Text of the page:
Ex-world darts champion 'Crafty Cockney' Bristow dies, aged 60
Five-time world darts champion Eric Bristow, regarded by many as the first superstar of the sport, died Thursday at the age of 60
Five-time world darts champion Eric Bristow, the self-styled 'Crafty Cockney' who was a mainstay of the sport's beer and cigarette days, died Thursday at the age of 60, the Professional Darts Corporation (PDC) announced.
RIP Crafty Cockney
Bristow, widely regarded as darts' first superstar during his pomp between 1980 and 1986, died from a suspected heart attack.
"Eric will always be a legend in the world of darts and British sport. He was a tremendous player and a huge character and even after his retirement fans would travel for miles to meet him and see him play," said PDC Chairman Barry Hearn.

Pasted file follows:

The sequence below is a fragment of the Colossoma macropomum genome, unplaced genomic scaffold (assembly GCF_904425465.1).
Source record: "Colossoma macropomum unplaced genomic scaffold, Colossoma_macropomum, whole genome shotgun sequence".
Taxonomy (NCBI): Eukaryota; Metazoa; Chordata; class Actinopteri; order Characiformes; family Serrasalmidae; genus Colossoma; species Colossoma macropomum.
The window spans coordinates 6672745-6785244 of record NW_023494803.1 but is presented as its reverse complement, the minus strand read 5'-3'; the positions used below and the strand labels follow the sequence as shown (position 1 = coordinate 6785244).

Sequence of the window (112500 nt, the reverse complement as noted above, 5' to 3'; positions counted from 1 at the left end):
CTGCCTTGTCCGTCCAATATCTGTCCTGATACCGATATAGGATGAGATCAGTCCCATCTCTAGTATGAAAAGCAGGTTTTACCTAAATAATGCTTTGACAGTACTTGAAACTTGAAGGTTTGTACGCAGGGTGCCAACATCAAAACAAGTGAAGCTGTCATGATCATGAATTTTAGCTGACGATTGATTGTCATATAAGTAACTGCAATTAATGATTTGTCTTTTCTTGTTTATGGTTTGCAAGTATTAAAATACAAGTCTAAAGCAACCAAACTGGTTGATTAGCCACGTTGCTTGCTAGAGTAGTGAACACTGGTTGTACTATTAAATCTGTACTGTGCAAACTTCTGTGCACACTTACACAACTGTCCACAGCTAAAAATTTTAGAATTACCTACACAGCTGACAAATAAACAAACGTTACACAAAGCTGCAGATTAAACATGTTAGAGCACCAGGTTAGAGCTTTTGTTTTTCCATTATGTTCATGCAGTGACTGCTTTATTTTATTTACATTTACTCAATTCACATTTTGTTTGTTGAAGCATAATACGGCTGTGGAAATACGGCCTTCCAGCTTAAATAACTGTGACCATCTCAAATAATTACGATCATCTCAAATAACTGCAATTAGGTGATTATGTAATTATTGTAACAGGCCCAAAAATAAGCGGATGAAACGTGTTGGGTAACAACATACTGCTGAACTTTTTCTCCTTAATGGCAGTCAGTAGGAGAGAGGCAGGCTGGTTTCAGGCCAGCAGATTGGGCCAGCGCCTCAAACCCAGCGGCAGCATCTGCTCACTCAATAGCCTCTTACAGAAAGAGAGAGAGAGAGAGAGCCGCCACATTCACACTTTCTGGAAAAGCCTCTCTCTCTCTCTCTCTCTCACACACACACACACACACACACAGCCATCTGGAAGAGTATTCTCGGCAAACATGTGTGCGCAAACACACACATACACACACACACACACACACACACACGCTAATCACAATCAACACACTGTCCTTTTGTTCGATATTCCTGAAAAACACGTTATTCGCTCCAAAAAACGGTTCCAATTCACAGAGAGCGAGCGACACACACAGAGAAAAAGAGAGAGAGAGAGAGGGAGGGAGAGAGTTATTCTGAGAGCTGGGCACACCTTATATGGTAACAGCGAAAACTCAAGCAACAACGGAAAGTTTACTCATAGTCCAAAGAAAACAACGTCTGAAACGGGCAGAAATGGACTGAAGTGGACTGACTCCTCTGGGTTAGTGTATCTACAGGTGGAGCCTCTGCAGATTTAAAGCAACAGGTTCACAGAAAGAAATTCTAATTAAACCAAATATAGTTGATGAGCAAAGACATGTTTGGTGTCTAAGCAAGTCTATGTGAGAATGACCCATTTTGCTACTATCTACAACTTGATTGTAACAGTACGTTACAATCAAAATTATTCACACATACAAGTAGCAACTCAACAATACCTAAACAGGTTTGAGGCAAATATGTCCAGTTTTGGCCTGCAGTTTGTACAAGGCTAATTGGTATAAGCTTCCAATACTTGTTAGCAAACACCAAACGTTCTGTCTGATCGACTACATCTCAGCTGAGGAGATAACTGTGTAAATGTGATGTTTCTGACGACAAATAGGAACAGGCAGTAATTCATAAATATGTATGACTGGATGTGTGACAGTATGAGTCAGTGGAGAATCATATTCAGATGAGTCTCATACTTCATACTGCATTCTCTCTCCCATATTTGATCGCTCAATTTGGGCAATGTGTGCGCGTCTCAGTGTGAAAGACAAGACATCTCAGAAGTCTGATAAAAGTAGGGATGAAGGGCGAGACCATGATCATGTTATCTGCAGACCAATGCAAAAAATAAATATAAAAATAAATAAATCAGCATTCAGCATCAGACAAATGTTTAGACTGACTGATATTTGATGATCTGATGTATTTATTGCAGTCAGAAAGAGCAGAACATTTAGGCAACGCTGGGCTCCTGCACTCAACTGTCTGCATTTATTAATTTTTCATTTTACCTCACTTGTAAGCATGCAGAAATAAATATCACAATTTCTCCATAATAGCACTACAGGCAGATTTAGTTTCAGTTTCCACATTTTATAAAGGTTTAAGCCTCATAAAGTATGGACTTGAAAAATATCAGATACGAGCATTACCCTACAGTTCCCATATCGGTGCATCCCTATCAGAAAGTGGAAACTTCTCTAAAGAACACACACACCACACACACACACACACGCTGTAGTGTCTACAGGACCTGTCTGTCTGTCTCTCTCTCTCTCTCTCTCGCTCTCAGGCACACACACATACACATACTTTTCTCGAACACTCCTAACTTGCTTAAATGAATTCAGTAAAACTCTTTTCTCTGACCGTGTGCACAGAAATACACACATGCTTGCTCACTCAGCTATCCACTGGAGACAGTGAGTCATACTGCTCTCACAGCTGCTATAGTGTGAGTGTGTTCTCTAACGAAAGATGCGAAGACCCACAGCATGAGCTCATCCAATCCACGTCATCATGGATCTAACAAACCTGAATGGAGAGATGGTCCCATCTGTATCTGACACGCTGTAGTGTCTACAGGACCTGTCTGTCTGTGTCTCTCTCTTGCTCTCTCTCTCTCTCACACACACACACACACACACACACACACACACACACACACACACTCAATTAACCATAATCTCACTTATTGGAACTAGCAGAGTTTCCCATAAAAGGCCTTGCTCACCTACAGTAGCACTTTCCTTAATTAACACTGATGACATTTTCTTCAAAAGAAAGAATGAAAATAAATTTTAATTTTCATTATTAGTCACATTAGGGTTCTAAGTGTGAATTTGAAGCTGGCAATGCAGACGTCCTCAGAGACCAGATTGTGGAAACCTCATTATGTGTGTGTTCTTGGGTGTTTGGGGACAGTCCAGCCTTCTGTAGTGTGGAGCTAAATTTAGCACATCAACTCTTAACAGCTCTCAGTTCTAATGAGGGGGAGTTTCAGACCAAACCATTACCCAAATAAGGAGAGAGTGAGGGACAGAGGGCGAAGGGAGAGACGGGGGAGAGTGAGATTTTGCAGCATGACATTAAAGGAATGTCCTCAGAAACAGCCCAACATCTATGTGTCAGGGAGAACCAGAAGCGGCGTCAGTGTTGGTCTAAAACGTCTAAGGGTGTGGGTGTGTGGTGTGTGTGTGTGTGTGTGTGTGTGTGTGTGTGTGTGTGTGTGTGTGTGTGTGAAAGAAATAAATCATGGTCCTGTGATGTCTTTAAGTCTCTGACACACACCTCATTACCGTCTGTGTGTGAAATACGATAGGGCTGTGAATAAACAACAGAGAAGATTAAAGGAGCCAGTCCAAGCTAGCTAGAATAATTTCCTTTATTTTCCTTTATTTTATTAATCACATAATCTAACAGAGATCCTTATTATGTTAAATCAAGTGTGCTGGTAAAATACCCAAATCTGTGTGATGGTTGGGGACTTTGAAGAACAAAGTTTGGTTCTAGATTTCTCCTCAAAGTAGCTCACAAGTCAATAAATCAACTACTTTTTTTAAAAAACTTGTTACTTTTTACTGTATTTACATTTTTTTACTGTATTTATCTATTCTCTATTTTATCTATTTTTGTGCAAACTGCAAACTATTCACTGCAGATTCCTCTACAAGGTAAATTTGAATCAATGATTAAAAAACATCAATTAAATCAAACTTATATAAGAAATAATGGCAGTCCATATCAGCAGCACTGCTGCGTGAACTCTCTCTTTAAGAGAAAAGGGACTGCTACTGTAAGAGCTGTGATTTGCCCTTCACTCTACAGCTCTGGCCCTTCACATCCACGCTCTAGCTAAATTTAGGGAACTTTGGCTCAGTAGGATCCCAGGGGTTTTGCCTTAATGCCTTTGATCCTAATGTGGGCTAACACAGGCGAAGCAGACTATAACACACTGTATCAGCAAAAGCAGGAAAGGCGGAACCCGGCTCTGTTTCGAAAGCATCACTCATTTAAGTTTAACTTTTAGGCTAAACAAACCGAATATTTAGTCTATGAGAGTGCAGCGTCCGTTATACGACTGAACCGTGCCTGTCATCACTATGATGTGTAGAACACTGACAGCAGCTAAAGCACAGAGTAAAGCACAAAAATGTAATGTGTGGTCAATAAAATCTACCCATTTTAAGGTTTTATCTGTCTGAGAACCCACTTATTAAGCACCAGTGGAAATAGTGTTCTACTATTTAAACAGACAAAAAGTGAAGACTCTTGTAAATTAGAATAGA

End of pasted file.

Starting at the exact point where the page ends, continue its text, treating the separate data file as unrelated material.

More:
"Eric was never afraid of controversy, but he spoke as he found and was honest and straightforward which is what people admired about him. The PDC, and the sport of darts, will miss him."
Born in east London on April 25, 1957, Bristow later relocated to the English Midlands where he went on to become a mentor to Phil Taylor, who went on to become a 16-time world champion himself.
Bristow, who fell ill while attending a darts event in Liverpool on Thursday, won a total of 23 career titles before going on to become a respected TV pundit.
Three-time world champion John Lowe tweeted: "I didn't want to share this message, Eric has passed away, my rival, my friend, my drinking pal, lost a part of my life tonight. Thanks for being Eric. Goodbye my good friend."
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